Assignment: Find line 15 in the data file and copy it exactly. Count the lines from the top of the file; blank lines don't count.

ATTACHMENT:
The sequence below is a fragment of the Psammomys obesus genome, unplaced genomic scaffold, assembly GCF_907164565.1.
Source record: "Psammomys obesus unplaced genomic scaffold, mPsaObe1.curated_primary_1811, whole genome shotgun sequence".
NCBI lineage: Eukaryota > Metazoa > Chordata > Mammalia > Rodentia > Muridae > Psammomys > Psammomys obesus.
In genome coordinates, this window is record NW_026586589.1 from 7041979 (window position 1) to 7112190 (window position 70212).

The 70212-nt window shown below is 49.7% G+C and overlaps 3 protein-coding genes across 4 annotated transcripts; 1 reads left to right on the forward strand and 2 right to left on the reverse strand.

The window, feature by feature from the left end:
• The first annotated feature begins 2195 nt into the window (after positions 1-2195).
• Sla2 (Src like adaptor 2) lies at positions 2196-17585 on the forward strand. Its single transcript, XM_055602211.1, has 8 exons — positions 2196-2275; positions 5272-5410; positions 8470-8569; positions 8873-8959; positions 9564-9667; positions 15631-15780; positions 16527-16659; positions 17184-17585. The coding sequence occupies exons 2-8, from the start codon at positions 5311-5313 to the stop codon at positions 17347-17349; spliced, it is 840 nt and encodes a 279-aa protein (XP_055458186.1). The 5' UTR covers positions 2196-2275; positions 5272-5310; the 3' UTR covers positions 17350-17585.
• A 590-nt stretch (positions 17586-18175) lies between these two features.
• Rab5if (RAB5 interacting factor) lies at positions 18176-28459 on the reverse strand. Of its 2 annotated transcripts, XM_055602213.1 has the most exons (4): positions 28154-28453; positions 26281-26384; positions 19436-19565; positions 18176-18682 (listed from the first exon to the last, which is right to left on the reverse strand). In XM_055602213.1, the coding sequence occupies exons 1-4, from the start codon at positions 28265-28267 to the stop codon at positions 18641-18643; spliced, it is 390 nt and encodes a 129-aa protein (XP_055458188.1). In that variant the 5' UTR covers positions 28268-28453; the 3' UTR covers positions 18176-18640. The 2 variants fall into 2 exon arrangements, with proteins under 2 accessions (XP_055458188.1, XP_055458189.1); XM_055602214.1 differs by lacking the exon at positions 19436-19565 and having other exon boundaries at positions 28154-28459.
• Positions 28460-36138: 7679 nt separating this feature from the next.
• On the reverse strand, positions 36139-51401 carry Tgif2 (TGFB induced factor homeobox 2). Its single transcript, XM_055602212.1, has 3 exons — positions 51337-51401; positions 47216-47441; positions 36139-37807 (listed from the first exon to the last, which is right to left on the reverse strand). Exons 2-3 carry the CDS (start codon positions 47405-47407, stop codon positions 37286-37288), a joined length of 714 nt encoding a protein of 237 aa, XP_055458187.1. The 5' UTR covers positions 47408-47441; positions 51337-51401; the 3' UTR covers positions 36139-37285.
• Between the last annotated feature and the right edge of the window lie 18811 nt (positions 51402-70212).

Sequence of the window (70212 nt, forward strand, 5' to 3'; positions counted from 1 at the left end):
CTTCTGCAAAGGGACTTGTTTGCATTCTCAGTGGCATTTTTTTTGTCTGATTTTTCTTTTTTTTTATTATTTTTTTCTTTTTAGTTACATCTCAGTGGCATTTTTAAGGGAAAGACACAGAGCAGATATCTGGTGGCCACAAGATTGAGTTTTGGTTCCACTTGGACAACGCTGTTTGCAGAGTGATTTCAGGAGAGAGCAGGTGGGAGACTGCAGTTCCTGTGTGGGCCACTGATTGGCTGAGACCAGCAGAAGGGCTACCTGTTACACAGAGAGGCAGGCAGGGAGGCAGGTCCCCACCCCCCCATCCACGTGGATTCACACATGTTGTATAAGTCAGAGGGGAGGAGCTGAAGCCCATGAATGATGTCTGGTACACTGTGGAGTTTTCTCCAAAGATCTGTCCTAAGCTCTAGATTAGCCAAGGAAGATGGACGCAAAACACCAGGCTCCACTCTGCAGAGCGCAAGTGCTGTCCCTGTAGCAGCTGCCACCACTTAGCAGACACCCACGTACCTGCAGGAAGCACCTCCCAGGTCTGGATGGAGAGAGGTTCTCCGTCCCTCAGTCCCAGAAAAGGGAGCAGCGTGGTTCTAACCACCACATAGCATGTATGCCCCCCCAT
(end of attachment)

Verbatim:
CTTCTGCAAAGGGACTTGTTTGCATTCTCAGTGGCATTTTTTTTGTCTGATTTTTCTTTTTTTTTATTATTTTTTTCTTTTTAGTTACATCTCAGTGGCATTTTTAAGGGAAAGACACAGAGCAGATATCTGGTGGCCACAAGATTGAGTTTTGGTTCCACTTGGACAACGCTGTTTGCAGAGTGATTTCAGGAGAGAGCAGGTGGGAGACTGCAGTTCCTGTGTGGGCCACTGATTGGCTGAGACCAGCAGAAGGGCTACCTGTTACACAGAGAGGCAGGCAGGGAGGCAGGTCCCCACCCCCCCATCCACGTGGATTCACACATGTTGTATAAGTCAGAGGGGAGGAGCTGAAGCCCATGAATGATGTCTGGTACACTGTGGAGTTTTCTCCAAAGATCTGTCCTAAGCTCTAGATTAGCCAAGGAAGATGGACGCAAAACACCAGGCTCCACTCTGCAGAGCGCAAGTGCTGTCCCTGTAGCAGCTGCCACCACTTAGCAGACACCCACGTACCTGCAGGAAGCACCTCCCAGGTCTGGATGGAGAGAGGTTCTCCGTCCCTCAGTCCCAGAAAAGGGAGCAGCGTGGTTCTAACCACCACATAGCATGTATGCCCCCCCAT